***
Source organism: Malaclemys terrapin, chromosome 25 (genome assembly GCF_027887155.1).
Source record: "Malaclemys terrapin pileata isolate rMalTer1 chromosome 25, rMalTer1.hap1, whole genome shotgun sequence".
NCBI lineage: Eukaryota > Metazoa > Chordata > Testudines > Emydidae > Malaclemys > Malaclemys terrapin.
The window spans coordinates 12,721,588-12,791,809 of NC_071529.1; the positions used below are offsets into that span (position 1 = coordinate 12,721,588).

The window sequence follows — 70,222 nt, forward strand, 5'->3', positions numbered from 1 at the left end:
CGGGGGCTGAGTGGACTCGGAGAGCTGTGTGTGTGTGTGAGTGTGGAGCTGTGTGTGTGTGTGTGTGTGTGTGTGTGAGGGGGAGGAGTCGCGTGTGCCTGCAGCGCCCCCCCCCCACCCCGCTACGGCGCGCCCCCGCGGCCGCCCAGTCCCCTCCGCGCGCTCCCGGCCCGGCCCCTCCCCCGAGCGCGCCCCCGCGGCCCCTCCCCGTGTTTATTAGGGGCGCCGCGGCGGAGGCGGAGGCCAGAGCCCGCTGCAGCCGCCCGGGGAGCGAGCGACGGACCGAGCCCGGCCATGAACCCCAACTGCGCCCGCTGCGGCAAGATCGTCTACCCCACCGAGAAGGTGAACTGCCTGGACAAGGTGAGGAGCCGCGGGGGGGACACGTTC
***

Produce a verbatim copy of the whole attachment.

Source organism: Malaclemys terrapin, chromosome 25 (genome assembly GCF_027887155.1).
Source record: "Malaclemys terrapin pileata isolate rMalTer1 chromosome 25, rMalTer1.hap1, whole genome shotgun sequence".
NCBI lineage: Eukaryota > Metazoa > Chordata > Testudines > Emydidae > Malaclemys > Malaclemys terrapin.
The window spans coordinates 12,721,588-12,791,809 of NC_071529.1; the positions used below are offsets into that span (position 1 = coordinate 12,721,588).

The window sequence follows — 70,222 nt, forward strand, 5'->3', positions numbered from 1 at the left end:
CGGGGGCTGAGTGGACTCGGAGAGCTGTGTGTGTGTGTGAGTGTGGAGCTGTGTGTGTGTGTGTGTGTGTGTGTGTGAGGGGGAGGAGTCGCGTGTGCCTGCAGCGCCCCCCCCCCACCCCGCTACGGCGCGCCCCCGCGGCCGCCCAGTCCCCTCCGCGCGCTCCCGGCCCGGCCCCTCCCCCGAGCGCGCCCCCGCGGCCCCTCCCCGTGTTTATTAGGGGCGCCGCGGCGGAGGCGGAGGCCAGAGCCCGCTGCAGCCGCCCGGGGAGCGAGCGACGGACCGAGCCCGGCCATGAACCCCAACTGCGCCCGCTGCGGCAAGATCGTCTACCCCACCGAGAAGGTGAACTGCCTGGACAAGGTGAGGAGCCGCGGGGGGGACACGTTC